This case is the Fund's effort to put that dispute to rest; Lexington, on the other hand, seeks to stay this case and compel the Fund and Cincinnati to allow Lexington to participate in arbitration. (Docket # 12). Presumably, Lexington would argue that Cincinnati should be responsible for a greater portion of the loss, thus requiring the Fund and, in turn, Lexington to reimburse a smaller amount.7 (See Docket # 24 at 2 (“all parties with a contract containing the arbitration provision can participate in the arbitration to determine the full amount of the disputed loss covered under Cincinnati's boiler and machinery insurance policy.”)).

Lexington argues that its policy incorporated the JLA from the Fund policy. (See, e.g., Docket # 13). Endorsement A to the Lexington policy states: “Policy follows form and is excess over the [Fund policy] and endorsements.” (Docket # 13, Ex. 2 at 32). According to Lexington, this provision essentially imports the terms of the entire Fund policy—most importantly the JLA—into the Lexington policy. (Docket # 13). And, on the basis of the JLA imported from the fund policy, Lexington now seeks to compel arbitration.8 (Id. )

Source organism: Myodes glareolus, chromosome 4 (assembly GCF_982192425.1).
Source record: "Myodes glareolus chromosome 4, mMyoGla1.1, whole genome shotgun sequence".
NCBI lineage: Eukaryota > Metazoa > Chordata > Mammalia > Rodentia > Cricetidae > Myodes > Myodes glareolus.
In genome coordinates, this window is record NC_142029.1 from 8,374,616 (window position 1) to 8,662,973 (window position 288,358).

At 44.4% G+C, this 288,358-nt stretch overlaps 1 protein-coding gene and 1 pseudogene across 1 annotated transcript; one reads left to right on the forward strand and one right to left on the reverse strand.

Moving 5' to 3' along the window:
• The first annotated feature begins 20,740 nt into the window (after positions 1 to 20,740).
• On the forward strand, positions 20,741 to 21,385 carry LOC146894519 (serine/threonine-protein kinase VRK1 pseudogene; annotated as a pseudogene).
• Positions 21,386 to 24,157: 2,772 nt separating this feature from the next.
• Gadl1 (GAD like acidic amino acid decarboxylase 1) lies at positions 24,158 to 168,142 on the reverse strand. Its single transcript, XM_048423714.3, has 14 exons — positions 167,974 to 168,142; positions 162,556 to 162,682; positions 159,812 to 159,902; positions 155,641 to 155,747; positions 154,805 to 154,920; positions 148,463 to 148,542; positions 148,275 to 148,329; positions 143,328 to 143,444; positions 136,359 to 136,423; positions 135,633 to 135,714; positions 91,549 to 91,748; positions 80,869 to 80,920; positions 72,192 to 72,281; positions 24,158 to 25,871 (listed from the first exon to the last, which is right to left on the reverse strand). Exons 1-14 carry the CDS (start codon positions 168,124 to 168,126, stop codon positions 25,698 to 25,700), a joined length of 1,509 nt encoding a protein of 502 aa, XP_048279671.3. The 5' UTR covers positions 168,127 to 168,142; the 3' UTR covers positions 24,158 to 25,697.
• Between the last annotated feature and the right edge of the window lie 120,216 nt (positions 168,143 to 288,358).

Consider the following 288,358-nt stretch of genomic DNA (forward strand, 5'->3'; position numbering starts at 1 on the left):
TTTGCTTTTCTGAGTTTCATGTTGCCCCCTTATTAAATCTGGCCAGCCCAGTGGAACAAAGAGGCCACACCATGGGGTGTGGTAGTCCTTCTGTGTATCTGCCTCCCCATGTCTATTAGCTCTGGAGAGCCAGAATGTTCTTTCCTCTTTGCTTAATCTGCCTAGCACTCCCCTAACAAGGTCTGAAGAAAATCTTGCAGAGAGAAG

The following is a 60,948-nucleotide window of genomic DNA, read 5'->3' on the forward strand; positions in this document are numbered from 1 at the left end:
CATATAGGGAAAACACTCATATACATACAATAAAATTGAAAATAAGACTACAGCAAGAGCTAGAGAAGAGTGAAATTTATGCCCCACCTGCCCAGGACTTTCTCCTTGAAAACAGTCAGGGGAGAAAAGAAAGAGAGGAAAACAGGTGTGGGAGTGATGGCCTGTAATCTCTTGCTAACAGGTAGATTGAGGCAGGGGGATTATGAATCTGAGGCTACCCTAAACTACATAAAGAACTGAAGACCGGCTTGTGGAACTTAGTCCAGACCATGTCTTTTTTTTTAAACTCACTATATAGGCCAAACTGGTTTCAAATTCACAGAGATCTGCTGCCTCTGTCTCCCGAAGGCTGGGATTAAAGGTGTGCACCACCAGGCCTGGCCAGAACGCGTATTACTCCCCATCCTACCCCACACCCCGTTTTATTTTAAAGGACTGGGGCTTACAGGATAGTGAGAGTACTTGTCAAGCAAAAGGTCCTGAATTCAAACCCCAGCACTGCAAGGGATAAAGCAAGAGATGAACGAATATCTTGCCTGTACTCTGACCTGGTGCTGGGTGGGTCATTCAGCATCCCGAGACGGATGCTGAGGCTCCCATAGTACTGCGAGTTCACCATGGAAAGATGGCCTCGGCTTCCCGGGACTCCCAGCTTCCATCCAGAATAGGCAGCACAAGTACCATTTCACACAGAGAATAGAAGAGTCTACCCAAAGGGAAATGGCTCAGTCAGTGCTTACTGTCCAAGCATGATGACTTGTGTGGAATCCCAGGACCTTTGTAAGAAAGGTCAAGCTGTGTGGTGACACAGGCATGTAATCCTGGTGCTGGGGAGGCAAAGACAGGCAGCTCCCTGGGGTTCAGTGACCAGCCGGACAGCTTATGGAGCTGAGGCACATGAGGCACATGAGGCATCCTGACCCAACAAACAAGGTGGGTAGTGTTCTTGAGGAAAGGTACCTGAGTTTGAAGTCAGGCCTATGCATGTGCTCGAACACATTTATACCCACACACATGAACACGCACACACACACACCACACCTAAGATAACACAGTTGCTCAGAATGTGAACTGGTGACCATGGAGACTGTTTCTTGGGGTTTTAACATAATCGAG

This dispute gives rise to two overarching issues. The first is whether the Court should read the Fund policy's JLA as part of the Lexington policy. The second, assuming that the JLA is part of the Lexington policy, is whether the JLA compels Lexington's participation in arbitration.

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2.1 Does the Lexington Policy Include the JLA?

As to the first issue, it appears that the JLA is part of the Lexington policy by virtue of the follow-form endorsement.

“ ‘Following form’ is an insurance industry term of art that is typically understood by insurance professionals to suggest that an excess or umbrella policy incorporates the terms of another underlying policy.”Wadzinski v. Auto–Owners Ins. Co., 2012 WI 75, ¶ 29, 342 Wis.2d 311, 818 N.W.2d 819 (citing 23 Eric Mills Holmes, Holmes' Appleman on Insurance § 145.1 (2d ed. interim vol. 2003)).9 Typically, follow-form policies are extremely short, doing little more than incorporating the terms of an underlying policy “to ensure that the same terms of coverage are maintained between primary and excess levels of insurance.” Wadzinski, 2012 WI 75, ¶ 29, 342 Wis.2d 311, 818 N.W.2d 819 (citing Johnson Controls, Inc. v. London Mkt., 2010 WI 52, ¶ 34 & n. 7, 325 Wis.2d 176, 784 N.W.2d 579, reconsid. denied, 2011 WI 1, 330 Wis.2d 443, 793 N.W.2d 71; Holmes' Appleman § 145.1; 15 Lee R. Russ & Thomas F. Segalla, Couch on Insurance § 220:32 n. 31 (3d ed.2005 & Supp.2011)).

Nonetheless, follow-form policies “regularly include terms and provisions that afford distinct coverage or exclusions from those provided in the underlying policy.” Wadzinski, 2012 WI 75, ¶ 29, 342 Wis.2d 311, 818 N.W.2d 819 (citing Holmes' Appleman § 145.1). In the case that a follow-form policy has terms that provide for coverage or exclusions that differ from those in the underlying policy, the terms of the underlying policy will control in the event that the follow-form policy's terms do not apply or are not specific. See Johnson...